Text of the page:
This Ertegun blog focuses on Ahmet’s spectacular lifestyle and the energy, creativity and just plain chutzpah (Yiddish for guts and nerve) it took to pull off this remarkable feat (he was a Turk who learned quickly).
Ahmet Ertegun in 2004 with Mick Jagger at the induction of Jann Wenner of Rolling Stone magazine into the Rock and Roll Hall of Fame.
My reference was the same book I mentioned in Part I, but I learned very quickly that I’d have to reread it in order to write a second piece. So I sat down, ignoring the flowers that needed fresh water and the dishes in the sink and said to myself, “Okay, it’s 431 pages. Don’t stop until you finish.” I was so stiff when I finally got up I could barely walk.
It’s a terrific book that starts with Ahmet’s very privileged upbringing and moves on to his decision to start a music company that began with his love of music and seeing a performance of Duke Ellington’s band in London when he was 10 years old. This was an earth-shattering, life-changing experience.
He moved from Washington, DC to New York after the unexpected death of his father, and set up his business, with a partner, when he was 25 years old. He was so broke that he slept on a friend’s sofa in his living room. Ahmet’s opulent background left him with no survival skills – servants had always taken care of all his needs.
But he was out every night at clubs to meet musicians and make business contacts. This began a lifelong career of signing and recording some of the greatest artists of all-time, namely: Ray Charles, Bobby Darin, Sonny and Cher, Eric Clapton, Led Zeppelin, the Rolling Stones and Bette Midler. He transformed a small independent record label into a hugely profitable multinational corporation.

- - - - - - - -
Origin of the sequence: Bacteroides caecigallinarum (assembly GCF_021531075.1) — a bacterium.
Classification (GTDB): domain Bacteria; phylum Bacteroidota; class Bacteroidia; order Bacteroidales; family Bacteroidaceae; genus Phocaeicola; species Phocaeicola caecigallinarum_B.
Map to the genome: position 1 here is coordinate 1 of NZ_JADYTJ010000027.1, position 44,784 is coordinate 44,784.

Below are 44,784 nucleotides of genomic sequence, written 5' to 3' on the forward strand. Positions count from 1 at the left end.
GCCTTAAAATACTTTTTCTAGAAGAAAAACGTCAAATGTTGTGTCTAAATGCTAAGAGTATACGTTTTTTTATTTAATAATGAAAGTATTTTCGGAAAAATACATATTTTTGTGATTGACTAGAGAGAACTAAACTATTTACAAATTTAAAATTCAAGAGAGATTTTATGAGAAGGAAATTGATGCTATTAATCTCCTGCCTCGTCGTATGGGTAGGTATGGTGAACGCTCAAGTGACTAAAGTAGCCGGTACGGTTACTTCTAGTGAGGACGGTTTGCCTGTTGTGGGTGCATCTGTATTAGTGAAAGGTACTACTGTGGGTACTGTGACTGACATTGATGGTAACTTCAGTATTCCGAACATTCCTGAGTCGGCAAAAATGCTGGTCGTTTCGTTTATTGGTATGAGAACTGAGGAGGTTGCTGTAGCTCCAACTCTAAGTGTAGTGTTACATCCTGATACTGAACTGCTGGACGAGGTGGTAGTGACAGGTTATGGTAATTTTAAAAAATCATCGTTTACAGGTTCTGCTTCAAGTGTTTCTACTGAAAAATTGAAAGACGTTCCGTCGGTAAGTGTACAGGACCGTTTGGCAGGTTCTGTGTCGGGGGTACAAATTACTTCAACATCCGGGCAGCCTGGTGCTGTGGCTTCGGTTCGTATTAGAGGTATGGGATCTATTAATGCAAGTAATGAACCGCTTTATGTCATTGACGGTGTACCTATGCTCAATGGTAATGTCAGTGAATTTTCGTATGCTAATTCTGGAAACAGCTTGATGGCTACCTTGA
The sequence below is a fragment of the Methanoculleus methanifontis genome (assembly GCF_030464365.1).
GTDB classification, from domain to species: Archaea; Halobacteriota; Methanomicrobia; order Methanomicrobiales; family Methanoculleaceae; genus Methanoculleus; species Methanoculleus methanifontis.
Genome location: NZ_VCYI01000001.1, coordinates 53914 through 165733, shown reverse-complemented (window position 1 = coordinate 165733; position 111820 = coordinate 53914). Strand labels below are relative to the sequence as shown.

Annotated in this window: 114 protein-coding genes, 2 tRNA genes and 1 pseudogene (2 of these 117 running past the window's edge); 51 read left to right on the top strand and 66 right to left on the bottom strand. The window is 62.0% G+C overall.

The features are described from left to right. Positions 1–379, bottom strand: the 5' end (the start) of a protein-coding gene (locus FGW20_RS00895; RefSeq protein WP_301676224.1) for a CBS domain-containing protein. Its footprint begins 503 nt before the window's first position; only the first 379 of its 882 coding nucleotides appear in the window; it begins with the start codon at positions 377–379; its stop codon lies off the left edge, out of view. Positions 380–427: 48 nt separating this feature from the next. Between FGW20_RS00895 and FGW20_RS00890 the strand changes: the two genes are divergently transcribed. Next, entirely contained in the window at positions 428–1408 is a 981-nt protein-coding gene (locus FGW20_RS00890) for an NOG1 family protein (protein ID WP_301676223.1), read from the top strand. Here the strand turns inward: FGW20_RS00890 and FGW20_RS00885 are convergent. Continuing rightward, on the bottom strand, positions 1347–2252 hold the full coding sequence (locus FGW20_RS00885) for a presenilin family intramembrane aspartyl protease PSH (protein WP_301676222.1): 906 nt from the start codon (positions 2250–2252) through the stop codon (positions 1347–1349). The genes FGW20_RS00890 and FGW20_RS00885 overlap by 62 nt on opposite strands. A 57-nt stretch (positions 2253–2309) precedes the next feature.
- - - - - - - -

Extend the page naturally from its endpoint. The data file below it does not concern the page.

Their yacht, Ioana Maria, off the coast of Bodrum – on the south coast of Turkey. Photo: Courtesy of Vanity Fair, May 2017
HOW TO SPEND IT
After his marriage to Mia that he called, “the best decision of my life” they both sat down and discussed how they would spend their incredible income. Both had wealthy parents and similar backgrounds so when Mia said that she wanted to spend money on their style of life, Ahmet knew she meant “service.”
They bought a second townhouse and joined it to the first one next door. Once when a business associate dropped by, Ahmet invited him to lunch. The guest saw a cook and butler to serve so he asked, “Do you always live like this?” as if to say, “This is not right.” Living this way would never have occurred to his wealthy guest but Ahmet says, “I was very happy to get back to what I considered normal.”
The Boatman House, their estate in Southampton, New York. It features a two-story living room that is 40 ft. square. Photo: Courtesy of Vanity Fair, May 2017
Their style of living escalated to a private jet, yacht and a palatial spread in Southampton. All of this dazzled many including the New Yorker. In 1978 the magazine published a two-part profile written by George W. S. Trow who had unlimited access to the couple. The Harvard-educated writer took seven years to write this 60-page piece that appeared in two consecutive issues of the magazine and had an immediate and seismic response from its readers. CLICK HERE to read Eclectic, Reminiscent, Amused, Fickle, Perverse, Part 1.